• Configure a DataTable widget to extract data from an RSS feed (defined in xhp.json). This is done by replacing value="..." attribute with service="/xhp?id=rss".
  • XML response comes back in various RSS format (RDF / Atom).
  • A stylesheet (rss.xsl) is already configured in 'xhp.json' to process all RSS to a common JSON data format "dataType" : "jMakiRSS".
  • A pre-defined filter, jmaki.filters.tableModelFilter (defined in 'system-glue.js' and wired in 'component.js'), is configured on all DataTable widgets. This filter understands the common data format and convert it to the new standard format described at: http://wiki.java.net/bin/view/Projects/jMakiTableDataModel.

How to add a New Filter ? A new filter can be defined in 'glue.js'. This filter can be configured on a widget with the following syntax:

 <a:widget name="yahoo.dataTable"
                 args="{filter : 'jmaki.filters.MyCustomFilter'}"
                 service="/xhp?id=rss" />

Each filter consumes data from a specific service and is widget agnostic. This allows the same filter to be used with multiple widgets, for example the following fragment shows how the filter mentioned above can be used with Dojo DataTable:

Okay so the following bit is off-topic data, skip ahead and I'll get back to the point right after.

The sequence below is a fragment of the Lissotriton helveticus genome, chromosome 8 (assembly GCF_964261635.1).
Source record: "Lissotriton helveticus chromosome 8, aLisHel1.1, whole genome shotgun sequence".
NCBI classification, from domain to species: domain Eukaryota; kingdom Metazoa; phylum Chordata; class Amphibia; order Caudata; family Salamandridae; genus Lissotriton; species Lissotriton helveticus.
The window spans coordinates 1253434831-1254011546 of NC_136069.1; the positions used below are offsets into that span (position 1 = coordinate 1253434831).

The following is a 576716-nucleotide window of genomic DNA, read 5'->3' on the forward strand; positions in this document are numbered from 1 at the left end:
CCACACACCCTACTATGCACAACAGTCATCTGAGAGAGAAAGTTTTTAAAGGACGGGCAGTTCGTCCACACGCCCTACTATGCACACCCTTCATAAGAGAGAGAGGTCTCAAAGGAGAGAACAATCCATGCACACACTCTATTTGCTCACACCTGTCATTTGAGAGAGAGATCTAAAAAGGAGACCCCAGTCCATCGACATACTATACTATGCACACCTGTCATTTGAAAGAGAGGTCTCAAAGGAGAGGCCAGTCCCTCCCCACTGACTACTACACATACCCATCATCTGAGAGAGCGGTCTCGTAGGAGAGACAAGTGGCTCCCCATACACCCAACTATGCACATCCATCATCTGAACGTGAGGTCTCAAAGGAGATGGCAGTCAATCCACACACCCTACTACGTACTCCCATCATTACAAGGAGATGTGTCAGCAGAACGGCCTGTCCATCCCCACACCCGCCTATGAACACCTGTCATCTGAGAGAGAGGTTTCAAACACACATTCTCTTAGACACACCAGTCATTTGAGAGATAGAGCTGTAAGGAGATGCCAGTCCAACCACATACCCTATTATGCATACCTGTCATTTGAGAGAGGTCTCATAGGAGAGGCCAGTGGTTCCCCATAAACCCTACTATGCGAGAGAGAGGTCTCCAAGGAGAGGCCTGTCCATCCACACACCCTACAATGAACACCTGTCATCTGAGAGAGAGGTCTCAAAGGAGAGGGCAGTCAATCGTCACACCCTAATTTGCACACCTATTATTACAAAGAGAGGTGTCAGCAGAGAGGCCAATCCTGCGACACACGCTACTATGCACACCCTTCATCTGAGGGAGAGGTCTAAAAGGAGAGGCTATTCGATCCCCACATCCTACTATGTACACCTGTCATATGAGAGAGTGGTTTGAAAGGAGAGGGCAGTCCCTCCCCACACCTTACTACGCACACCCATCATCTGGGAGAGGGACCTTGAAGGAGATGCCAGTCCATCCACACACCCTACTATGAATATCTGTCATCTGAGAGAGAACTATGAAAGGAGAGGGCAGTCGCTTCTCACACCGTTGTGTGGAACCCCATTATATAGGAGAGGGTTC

<a:widget name="dojo.dataTable"
                 args="{filter : 'jmaki.filters.MyCustomFilter'}"
                 service="/xhp?id=rss" />

Here is a real-life filter that pulls the RSS feed from my running log, the 'rss.xsl' stylesheet (configured in xhp.json) converts the RSS feed into the common "jMakiRSS" format and then this filter processes the data to generate a running log by creating a row for each day of the week.

jmaki.namespace("jmaki.filters");

myDays= ["Monday","Tuesday","Wednesday","Thursday","Friday","Saturday","Sunday"];
oneDay = 24\*60\*60\*1000;

function addDays(myDate, days) {
    return new Date(myDate.getTime() + days\*24\*60\*60\*1000);
}

function formatDate(myDate) {
    var dateString = String (myDate.getDate());
    dateString = (dateString.length == 1 ? "0" + dateString : dateString);
    return (myDate.getMonth()+1) + "/" + dateString + "/" + myDate.getFullYear();
}

// convert Running blog feed to the jMaki table format
jmaki.filters.tableModelFilter2 = function(input) {

    var startDate = new Date();
    startDate.setFullYear(2007,1,12); // Feb 12, 2007
    var _columns = [
        {title: 'Title'},
        {title: 'Day of The Week'},
        {title: 'Date'},
        {title: 'Mileage'}
    ];
    var _rows = [];

    for (var _i=0; _i < input.channel.items.length;_i++) {
        var weekNumber = input.channel.items[_i].title.split(' ')[1];
        var weekStartDate = addDays(startDate, (weekNumber-1)\*7);
        var desc = input.channel.items[_i].description;
        desc = desc.slice(0, desc.lastIndexOf("</span"));
        var spanArray = desc.split("<span");